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How can toxic stress affect children? Five things you should know

Early exposure to toxic stress can affect normal child development. Pediatric Psychologist Maria Kroupina, PhD, offers tips and information for parents and caregivers.
Pediatric Psychologists Maria Kroupina, PhD, believes it is important to protect children from “toxic stress," which can result from strong, chronic and prolonged exposure to adversity, including violence, neglect or frequent hospitalizations.

Ask any pediatrician or psychologist: The first few years of a child’s life are crucial for brain development. 

That’s why pediatric psychologists like Maria Kroupina, PhD, believe it is important to protect children from “toxic stress”—the result of strong, chronic and prolonged exposure to adversity, including violence, neglect or frequent hospitalizations. That stress, Kroupina said, could manifest into other physical and emotional problems as children age, casting a long shadow over child and adolescent development.

Kroupina directs the Birth-to-Three Clinic, which pairs families and children with specialized mental health providers to ensure children grow up in a healthy, supportive environment. We asked Kroupina to share more information about toxic stress, its effects and tips for parents trying to build safe buffers for their children.

Not all stress is bad stress.

It’s normal for a child to experience stress early in life. This stress will not necessarily affect the child, as long as the child has the support of an attentive parent or caregiver who can help the child cope with adversity. Toxic stress occurs when a child is exposed to a traumatic situation—like violence, abuse, neglect, extended hospitalization or a divorce, for example—without adequate parental or caregiver support.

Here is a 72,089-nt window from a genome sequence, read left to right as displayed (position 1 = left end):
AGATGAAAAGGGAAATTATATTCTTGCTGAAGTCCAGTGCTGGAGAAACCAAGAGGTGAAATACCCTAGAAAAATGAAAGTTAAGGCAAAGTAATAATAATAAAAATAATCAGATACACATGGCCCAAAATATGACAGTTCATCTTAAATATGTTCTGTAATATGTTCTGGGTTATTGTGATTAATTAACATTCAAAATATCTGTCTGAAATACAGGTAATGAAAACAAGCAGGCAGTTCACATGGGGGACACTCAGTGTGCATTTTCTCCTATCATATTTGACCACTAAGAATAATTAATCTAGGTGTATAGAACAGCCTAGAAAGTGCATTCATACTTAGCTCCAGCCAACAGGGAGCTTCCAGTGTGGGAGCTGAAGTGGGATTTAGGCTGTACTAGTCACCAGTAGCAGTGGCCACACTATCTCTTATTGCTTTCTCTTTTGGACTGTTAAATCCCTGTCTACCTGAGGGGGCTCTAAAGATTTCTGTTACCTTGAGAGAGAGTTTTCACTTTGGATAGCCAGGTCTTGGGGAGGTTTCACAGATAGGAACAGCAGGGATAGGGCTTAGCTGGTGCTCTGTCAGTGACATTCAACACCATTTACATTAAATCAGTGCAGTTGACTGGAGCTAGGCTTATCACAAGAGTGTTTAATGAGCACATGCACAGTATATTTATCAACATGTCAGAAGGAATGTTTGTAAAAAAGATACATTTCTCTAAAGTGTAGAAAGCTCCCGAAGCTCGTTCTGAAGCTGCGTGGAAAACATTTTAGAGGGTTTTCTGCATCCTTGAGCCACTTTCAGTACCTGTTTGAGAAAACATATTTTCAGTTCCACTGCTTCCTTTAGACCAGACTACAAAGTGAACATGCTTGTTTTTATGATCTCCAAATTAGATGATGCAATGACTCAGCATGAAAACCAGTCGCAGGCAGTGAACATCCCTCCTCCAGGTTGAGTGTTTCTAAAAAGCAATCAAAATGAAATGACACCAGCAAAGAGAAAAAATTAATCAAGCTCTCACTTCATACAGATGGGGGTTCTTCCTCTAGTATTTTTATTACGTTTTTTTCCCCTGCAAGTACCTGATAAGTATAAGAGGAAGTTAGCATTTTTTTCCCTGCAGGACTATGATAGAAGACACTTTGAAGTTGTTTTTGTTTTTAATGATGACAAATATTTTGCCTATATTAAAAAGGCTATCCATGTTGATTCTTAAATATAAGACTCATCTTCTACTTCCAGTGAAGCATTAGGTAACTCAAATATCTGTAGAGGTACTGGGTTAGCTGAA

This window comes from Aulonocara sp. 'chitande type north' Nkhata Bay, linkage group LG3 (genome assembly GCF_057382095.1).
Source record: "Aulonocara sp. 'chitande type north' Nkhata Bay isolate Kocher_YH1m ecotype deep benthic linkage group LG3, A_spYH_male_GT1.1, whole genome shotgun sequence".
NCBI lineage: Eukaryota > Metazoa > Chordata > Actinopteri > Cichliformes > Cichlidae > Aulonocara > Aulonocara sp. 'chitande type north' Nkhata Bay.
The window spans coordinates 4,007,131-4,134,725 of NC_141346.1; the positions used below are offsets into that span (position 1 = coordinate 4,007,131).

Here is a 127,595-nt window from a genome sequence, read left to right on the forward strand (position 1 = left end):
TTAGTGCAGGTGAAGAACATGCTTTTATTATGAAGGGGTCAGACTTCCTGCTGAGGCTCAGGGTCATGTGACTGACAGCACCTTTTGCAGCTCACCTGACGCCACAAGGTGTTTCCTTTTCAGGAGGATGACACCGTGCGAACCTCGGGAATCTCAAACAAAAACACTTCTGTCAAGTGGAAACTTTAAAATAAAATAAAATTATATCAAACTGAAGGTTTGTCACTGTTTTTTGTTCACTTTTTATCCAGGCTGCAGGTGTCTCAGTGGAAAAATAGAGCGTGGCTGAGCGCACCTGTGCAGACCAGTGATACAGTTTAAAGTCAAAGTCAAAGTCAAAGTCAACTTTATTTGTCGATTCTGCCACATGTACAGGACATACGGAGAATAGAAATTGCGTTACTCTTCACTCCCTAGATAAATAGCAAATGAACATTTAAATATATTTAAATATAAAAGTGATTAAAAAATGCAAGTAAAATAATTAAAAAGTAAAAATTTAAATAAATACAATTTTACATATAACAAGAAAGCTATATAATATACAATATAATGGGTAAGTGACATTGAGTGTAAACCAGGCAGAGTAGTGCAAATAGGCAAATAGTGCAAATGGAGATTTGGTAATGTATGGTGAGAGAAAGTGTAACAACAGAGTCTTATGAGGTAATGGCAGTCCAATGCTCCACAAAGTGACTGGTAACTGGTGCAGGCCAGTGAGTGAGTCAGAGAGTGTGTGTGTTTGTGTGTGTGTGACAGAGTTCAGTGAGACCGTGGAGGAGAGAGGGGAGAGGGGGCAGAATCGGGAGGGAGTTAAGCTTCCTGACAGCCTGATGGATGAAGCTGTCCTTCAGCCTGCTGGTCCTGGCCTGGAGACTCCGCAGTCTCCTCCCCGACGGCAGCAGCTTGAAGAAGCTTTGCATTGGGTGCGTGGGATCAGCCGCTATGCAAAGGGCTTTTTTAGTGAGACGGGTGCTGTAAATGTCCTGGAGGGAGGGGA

Left unaddressed, toxic stress may linger.

Children pass through a crucial stage of brain development from birth to age three. If a child is exposed toxic stress at this young age without the support of an attentive parent or caregiver, he or she may be at a higher risk for mental health issues or abnormal brain development. Toxic stress can also affect a child’s ability to learn, cope with stress or build healthy relationships with peers and adults.

Watch for signs of toxic stress.

Prevention is best, but it is also important to look for signs that a child is experiencing the negative effects of toxic stress. These symptoms include regulation issues, such as difficulty sleeping or eating, or increased anxiety, aggression and hyperactivity.

Learn more about our Birth-to-Three Clinic.

Parents: Help yourselves so you can help your children.

In order help children, parents need participate in self-care as well. If a parent is struggling with trauma, stress or mental health issues, his or her ability to act as an effective buffer for a child may be impaired. For example, a parent or caregiver struggling to control the anxiety caused by a child’s hospitalization or poor health may want to visit with a professional who can help manage the parent’s emotions so he or she is better equipped to support the child.

You’re not alone: Seek outside help if necessary.

Remember: You are not alone. The mental health specialists at our Birth-To-Three Clinic are ready to help work with you and your child at any point in their early development. Research demonstrates that early intervention can effectively curb problematic behavior and address the factors causing toxic stress. Parents should seek support if they are overwhelmed and need additional tools or resources to help a child threatened by toxic stress.